Removing a chimney stack and fireplace
The do’s and don’ts of removing a chimney stack and fireplace from a property
If you are planning a renovation project at your property, it may be that you have considered removing a fireplace and chimney breast from a room to give some valuable extra space. It is worth getting expert advice on how to do this to avoid compromising any remaining flues and ensuring that the remaining chimney is properly supported.
This kind of work must meet the standards required by Building Regulations and is ‘notifiable’. That is, you must inform the local authority Building Control department and make an application or use an independent approved inspector who will do this on your behalf. The fee for this service is £200 – £220 + VAT.
Things to note before you start
Have a good look at your chimney stack. If you are in a terraced, semi-detached or a large property it may be that your chimney stack is shared by more than one flue. Each fireplace and chimney breast will have its own flue and chimney pot. The correct flue and chimney pot will need to be identified before any work can start. A double banked chimney stack is easier to work with than a single banked one. Removing a flue from a single banked chimney stack is almost impossible to do without damaging other flues within the stack. This is particularly important to consider if you regularly use the other flues or if the adjacent flues belong to your neighbour. Any smoke leaking from a used flue into a property could cause harmful carbon monoxide poisoning.
Additionally, any gas, plumbing or electrical services for current or old heating appliances need to be isolated and removed before any work can start.
Removing a chimney breast will create a large amount of dust and debris, so the room should also be cleared.
Party Wall Agreements
If any part of the work that you are planning to carry out takes place on or close to the boundary with a neighbouring property, including shared party walls or structures, you must notify your neighbour of your intentions under the Party Wall Act. This is because any changes that you make will affect your neighbour.
Chimney breasts are generally built into a wall that forms part of a property’s load bearing structure. Therefore, when removing a fireplace and chimney breast consideration must be given to providing enough safe support for the top of the structure once the bottom of the structure has been removed. A Structural Engineer will be able to identify which type of support is most suitable for your property.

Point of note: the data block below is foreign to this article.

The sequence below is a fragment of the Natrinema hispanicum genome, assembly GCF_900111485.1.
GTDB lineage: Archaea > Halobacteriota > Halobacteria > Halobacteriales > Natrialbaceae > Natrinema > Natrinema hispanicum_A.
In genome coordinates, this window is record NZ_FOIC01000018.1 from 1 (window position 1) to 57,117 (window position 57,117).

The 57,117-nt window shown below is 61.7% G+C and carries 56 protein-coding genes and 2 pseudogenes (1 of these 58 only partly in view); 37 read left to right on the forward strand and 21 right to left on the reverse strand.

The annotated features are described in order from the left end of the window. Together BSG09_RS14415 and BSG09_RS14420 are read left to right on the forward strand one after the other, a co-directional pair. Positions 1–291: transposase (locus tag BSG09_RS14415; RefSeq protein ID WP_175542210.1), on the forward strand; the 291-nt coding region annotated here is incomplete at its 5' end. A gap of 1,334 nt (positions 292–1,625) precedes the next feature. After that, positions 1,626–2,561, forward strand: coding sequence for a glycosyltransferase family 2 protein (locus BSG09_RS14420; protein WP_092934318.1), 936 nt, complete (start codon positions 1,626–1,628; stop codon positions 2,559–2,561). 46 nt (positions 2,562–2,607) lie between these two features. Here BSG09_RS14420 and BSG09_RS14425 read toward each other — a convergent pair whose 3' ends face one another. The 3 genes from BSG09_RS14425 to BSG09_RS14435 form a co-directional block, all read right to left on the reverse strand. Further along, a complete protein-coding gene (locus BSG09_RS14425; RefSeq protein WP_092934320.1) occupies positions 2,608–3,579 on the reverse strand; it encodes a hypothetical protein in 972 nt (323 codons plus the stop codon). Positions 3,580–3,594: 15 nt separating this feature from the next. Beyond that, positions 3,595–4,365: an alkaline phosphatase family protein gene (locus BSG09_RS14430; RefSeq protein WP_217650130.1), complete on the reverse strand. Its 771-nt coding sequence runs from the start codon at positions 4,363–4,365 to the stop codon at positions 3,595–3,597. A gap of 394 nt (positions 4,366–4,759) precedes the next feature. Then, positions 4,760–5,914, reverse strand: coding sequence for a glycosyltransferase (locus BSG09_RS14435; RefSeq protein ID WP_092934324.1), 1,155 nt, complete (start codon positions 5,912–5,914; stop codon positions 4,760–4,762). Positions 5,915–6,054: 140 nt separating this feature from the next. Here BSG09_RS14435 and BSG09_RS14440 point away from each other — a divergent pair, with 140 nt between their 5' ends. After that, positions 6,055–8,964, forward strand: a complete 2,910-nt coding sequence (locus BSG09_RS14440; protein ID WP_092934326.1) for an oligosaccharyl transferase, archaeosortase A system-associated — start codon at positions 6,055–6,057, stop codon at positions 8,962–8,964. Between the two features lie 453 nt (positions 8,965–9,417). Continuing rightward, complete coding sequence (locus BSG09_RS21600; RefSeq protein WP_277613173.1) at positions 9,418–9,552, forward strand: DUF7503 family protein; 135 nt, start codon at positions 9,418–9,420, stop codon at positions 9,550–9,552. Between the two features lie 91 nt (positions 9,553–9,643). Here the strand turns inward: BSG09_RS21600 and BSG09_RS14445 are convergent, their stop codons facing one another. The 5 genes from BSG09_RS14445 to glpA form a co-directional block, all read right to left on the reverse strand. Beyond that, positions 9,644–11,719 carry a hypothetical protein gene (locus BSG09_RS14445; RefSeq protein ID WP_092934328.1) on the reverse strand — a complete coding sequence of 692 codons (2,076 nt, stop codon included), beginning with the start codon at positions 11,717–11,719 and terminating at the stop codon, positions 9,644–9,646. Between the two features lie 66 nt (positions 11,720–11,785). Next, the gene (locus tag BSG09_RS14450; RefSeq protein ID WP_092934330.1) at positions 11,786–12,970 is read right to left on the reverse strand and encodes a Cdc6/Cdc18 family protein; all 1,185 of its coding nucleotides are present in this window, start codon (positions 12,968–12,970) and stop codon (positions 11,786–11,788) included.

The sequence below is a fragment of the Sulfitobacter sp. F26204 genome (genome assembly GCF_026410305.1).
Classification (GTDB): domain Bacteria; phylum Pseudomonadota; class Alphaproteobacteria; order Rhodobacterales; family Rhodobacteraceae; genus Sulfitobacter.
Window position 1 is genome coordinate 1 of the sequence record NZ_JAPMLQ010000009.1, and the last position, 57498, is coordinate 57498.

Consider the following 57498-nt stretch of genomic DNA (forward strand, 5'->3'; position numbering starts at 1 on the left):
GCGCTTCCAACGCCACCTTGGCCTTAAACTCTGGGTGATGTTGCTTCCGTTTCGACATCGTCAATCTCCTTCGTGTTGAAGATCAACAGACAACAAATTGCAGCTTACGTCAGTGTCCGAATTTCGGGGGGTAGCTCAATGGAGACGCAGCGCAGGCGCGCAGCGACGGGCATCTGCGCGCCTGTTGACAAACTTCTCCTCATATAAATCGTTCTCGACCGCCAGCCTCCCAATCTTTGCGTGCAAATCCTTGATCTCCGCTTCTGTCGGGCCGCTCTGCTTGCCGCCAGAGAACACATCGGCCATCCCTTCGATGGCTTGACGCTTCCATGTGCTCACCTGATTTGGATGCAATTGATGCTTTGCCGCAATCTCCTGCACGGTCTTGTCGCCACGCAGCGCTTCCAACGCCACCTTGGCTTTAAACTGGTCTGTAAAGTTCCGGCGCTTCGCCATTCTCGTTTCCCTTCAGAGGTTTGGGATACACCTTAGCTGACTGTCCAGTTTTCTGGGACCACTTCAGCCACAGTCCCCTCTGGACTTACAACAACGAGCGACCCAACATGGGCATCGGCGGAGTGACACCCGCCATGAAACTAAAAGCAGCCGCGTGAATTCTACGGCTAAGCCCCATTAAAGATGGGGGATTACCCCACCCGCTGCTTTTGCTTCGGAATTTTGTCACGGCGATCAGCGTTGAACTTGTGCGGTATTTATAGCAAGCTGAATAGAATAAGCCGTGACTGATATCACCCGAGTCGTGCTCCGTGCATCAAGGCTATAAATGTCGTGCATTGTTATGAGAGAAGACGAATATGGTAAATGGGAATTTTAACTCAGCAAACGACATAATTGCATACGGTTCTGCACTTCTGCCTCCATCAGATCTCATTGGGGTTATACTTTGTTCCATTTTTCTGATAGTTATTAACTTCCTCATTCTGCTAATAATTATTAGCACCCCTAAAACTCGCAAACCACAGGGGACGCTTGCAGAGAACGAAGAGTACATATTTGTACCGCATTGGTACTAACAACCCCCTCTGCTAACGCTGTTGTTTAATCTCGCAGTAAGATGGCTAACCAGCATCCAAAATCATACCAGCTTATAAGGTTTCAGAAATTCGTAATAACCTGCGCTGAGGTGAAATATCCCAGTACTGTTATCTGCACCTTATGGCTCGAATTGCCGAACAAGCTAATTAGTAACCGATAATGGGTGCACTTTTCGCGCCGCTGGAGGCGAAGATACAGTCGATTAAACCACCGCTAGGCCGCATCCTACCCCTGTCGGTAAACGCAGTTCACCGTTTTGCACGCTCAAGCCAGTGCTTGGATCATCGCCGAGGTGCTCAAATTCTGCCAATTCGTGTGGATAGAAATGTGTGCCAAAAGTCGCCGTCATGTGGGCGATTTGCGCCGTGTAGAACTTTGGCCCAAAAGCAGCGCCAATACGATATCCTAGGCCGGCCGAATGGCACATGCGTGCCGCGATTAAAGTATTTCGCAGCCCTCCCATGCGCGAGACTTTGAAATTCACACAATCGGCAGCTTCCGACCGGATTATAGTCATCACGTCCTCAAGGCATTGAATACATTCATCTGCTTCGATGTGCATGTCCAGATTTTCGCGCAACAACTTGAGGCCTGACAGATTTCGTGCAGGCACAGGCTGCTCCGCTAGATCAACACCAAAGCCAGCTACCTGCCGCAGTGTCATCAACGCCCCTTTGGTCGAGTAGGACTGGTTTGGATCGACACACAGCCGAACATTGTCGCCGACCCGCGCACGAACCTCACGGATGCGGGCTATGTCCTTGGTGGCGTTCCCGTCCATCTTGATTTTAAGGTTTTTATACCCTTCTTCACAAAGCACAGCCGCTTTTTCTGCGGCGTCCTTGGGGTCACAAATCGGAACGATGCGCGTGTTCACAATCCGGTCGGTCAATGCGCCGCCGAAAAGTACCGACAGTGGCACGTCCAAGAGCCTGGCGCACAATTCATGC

If you intend to keep the outside part of the chimney which appears above the roof line because of planning permission requirements or to maintain the look of the property, this will also need to be supported.
There are several different ways to achieve proper structural support. A structural steel beam called a Rolled Steel Joist (RSJ) can be inserted to provide a solid support for load-bearing walls.
Alternatively, gallows brackets can be used. Gallows brackets are a right-angled support that resemble a hanging gallows, hence the name. These are attached to the wall and work best when fixed to a thick brick wall that is in good condition (the wall must have a minimum thickness of 225mm). There are limits to the situations where gallows brackets can be successfully used. Most Structural Engineers will prefer to use a supporting steel joist. Additionally, many local authorities will no longer accept the use of gallows brackets and will insist on the use of a steel joist.
What do I do with the gap that is left by the chimney breast and fireplace?
There will be a recess left after the chimney breast has been taken out. This space will need to be filled in with brickwork to make sure the wall is the same thickness and density as the other walls, and all of the joints will need to be packed with mortar. Filling the void left by removing the fireplace and chimney breast will also help with sound insulation.
When the ground floor stack is taken down to floor level you must ensure that damp prevention systems are in place that are suitable for the concrete or timber under floor structure.
If you are only removing the fireplace and chimney breast from one floor, adequate ventilation must still be provided within the chimney structure on any floors higher up to prevent damp.
Removing a chimney breast and fireplace is a significant job. It is always best to take advice from professionals before starting. If you would like more information please call Turner Baker on 01432 839123 or complete our contact us page.